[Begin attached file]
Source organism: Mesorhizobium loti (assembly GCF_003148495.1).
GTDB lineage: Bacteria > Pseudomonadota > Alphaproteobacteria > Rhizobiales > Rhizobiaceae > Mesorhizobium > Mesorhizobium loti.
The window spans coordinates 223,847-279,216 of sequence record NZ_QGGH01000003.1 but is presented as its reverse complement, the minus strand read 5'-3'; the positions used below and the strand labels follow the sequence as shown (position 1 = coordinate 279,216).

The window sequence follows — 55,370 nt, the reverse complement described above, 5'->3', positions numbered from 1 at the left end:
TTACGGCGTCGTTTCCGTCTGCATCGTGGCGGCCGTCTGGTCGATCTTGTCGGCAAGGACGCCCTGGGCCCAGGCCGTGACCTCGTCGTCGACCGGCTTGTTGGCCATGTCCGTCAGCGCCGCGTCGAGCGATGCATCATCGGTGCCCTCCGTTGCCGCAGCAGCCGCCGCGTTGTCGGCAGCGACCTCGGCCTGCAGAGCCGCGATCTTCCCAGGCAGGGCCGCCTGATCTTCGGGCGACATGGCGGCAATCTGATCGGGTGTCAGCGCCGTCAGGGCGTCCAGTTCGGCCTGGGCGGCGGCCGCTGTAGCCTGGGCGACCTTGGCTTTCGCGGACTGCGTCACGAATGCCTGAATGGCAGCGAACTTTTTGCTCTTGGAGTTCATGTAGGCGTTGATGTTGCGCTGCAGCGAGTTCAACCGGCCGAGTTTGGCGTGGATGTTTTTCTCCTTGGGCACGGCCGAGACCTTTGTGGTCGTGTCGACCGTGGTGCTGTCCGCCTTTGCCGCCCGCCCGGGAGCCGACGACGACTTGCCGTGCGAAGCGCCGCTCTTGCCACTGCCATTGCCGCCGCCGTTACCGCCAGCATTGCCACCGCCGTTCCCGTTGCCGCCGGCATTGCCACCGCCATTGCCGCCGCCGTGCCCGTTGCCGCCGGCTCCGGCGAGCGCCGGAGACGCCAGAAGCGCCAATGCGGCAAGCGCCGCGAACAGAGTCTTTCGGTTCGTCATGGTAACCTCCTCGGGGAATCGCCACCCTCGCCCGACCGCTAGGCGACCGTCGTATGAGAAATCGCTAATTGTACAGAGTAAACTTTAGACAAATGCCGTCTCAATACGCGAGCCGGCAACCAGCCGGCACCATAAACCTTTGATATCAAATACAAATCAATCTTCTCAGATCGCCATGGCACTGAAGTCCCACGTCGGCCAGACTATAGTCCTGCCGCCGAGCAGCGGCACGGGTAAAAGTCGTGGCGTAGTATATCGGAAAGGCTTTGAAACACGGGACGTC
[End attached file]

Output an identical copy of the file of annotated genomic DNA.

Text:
Source organism: Mesorhizobium loti (assembly GCF_003148495.1).
GTDB lineage: Bacteria > Pseudomonadota > Alphaproteobacteria > Rhizobiales > Rhizobiaceae > Mesorhizobium > Mesorhizobium loti.
The window spans coordinates 223,847-279,216 of sequence record NZ_QGGH01000003.1 but is presented as its reverse complement, the minus strand read 5'-3'; the positions used below and the strand labels follow the sequence as shown (position 1 = coordinate 279,216).

The window sequence follows — 55,370 nt, the reverse complement described above, 5'->3', positions numbered from 1 at the left end:
TTACGGCGTCGTTTCCGTCTGCATCGTGGCGGCCGTCTGGTCGATCTTGTCGGCAAGGACGCCCTGGGCCCAGGCCGTGACCTCGTCGTCGACCGGCTTGTTGGCCATGTCCGTCAGCGCCGCGTCGAGCGATGCATCATCGGTGCCCTCCGTTGCCGCAGCAGCCGCCGCGTTGTCGGCAGCGACCTCGGCCTGCAGAGCCGCGATCTTCCCAGGCAGGGCCGCCTGATCTTCGGGCGACATGGCGGCAATCTGATCGGGTGTCAGCGCCGTCAGGGCGTCCAGTTCGGCCTGGGCGGCGGCCGCTGTAGCCTGGGCGACCTTGGCTTTCGCGGACTGCGTCACGAATGCCTGAATGGCAGCGAACTTTTTGCTCTTGGAGTTCATGTAGGCGTTGATGTTGCGCTGCAGCGAGTTCAACCGGCCGAGTTTGGCGTGGATGTTTTTCTCCTTGGGCACGGCCGAGACCTTTGTGGTCGTGTCGACCGTGGTGCTGTCCGCCTTTGCCGCCCGCCCGGGAGCCGACGACGACTTGCCGTGCGAAGCGCCGCTCTTGCCACTGCCATTGCCGCCGCCGTTACCGCCAGCATTGCCACCGCCGTTCCCGTTGCCGCCGGCATTGCCACCGCCATTGCCGCCGCCGTGCCCGTTGCCGCCGGCTCCGGCGAGCGCCGGAGACGCCAGAAGCGCCAATGCGGCAAGCGCCGCGAACAGAGTCTTTCGGTTCGTCATGGTAACCTCCTCGGGGAATCGCCACCCTCGCCCGACCGCTAGGCGACCGTCGTATGAGAAATCGCTAATTGTACAGAGTAAACTTTAGACAAATGCCGTCTCAATACGCGAGCCGGCAACCAGCCGGCACCATAAACCTTTGATATCAAATACAAATCAATCTTCTCAGATCGCCATGGCACTGAAGTCCCACGTCGGCCAGACTATAGTCCTGCCGCCGAGCAGCGGCACGGGTAAAAGTCGTGGCGTAGTATATCGGAAAGGCTTTGAAACACGGGACGTC